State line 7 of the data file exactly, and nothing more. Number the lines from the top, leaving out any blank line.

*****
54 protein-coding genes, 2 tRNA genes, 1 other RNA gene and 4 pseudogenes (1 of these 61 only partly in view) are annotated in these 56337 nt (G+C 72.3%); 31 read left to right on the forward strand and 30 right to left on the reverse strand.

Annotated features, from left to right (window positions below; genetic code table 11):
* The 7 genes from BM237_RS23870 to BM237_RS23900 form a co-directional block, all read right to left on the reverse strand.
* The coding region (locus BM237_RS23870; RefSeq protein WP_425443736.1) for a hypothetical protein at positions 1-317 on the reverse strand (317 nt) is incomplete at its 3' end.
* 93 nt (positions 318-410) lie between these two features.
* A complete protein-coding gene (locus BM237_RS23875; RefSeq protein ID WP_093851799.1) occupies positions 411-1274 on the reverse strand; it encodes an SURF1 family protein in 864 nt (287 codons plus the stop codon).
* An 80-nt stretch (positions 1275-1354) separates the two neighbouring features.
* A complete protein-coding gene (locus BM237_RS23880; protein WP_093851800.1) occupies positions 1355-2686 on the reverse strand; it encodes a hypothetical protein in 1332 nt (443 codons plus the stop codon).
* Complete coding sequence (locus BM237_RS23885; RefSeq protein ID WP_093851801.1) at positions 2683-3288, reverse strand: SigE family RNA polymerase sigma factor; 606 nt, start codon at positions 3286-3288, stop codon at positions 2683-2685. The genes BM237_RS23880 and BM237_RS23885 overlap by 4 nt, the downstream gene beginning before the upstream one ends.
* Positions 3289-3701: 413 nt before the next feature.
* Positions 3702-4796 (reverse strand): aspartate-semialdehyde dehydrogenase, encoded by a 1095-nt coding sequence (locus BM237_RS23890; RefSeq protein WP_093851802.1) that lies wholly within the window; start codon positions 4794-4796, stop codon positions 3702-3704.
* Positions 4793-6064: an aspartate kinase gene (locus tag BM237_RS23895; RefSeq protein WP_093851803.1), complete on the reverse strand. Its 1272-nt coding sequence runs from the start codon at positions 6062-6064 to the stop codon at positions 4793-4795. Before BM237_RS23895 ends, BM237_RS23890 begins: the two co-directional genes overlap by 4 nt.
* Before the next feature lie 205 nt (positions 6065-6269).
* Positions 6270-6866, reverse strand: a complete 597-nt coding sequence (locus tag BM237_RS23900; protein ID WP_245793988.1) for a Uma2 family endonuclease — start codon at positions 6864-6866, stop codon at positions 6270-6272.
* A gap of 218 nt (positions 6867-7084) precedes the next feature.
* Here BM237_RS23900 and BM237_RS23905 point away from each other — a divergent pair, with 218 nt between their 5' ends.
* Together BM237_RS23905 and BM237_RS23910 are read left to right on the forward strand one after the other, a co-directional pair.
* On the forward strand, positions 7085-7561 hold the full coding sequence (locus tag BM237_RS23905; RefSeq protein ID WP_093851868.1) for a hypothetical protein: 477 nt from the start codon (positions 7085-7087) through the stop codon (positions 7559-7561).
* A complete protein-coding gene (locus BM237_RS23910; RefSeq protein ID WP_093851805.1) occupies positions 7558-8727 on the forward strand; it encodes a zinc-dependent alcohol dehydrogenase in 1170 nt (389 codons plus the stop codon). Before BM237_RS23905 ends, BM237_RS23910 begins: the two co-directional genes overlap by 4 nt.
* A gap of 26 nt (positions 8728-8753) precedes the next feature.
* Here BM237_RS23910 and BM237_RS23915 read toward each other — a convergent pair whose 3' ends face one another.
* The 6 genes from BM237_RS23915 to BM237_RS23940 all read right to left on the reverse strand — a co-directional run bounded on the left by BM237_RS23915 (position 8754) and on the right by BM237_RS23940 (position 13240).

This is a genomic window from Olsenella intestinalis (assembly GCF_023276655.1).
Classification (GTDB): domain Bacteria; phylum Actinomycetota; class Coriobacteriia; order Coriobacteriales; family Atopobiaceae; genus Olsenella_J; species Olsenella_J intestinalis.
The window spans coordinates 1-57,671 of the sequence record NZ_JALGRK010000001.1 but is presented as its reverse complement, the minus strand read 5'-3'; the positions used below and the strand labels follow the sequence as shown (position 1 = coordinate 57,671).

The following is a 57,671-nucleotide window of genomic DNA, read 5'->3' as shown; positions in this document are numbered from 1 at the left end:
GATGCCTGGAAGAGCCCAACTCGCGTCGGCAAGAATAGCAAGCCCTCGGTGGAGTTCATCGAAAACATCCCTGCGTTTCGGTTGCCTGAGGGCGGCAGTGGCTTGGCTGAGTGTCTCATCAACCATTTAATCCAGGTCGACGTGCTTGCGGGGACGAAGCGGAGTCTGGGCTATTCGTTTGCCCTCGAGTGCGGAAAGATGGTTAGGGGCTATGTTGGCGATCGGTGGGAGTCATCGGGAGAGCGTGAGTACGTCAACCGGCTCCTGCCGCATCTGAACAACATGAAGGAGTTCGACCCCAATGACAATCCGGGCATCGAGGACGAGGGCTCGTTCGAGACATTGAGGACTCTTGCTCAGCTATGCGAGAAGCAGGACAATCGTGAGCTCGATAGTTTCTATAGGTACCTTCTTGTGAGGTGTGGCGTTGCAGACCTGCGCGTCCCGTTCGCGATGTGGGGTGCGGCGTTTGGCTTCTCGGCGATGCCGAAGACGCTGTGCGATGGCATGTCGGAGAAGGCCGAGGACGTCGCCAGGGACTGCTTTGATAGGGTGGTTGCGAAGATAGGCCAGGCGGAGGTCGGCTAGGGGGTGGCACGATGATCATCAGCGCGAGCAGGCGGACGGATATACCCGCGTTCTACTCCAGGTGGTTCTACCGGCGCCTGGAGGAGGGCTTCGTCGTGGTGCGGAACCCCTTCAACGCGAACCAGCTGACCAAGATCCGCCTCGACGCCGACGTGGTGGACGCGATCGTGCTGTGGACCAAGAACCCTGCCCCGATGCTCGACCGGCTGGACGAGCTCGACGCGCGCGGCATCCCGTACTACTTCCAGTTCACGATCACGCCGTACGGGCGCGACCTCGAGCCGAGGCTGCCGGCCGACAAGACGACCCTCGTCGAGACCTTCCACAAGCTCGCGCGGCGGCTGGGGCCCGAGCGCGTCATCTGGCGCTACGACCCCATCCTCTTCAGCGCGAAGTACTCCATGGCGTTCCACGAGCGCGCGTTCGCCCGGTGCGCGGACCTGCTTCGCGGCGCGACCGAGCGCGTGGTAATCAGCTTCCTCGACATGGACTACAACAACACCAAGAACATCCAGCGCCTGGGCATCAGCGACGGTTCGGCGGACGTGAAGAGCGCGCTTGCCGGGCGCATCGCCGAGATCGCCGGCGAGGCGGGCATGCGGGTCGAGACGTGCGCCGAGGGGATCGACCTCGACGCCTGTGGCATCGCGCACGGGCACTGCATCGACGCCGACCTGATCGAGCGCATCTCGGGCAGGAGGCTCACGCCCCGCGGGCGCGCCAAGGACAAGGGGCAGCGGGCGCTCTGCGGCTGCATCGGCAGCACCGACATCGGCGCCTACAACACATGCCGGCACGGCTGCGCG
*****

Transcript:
* An 80-nt stretch (positions 1275-1354) separates the two neighbouring features.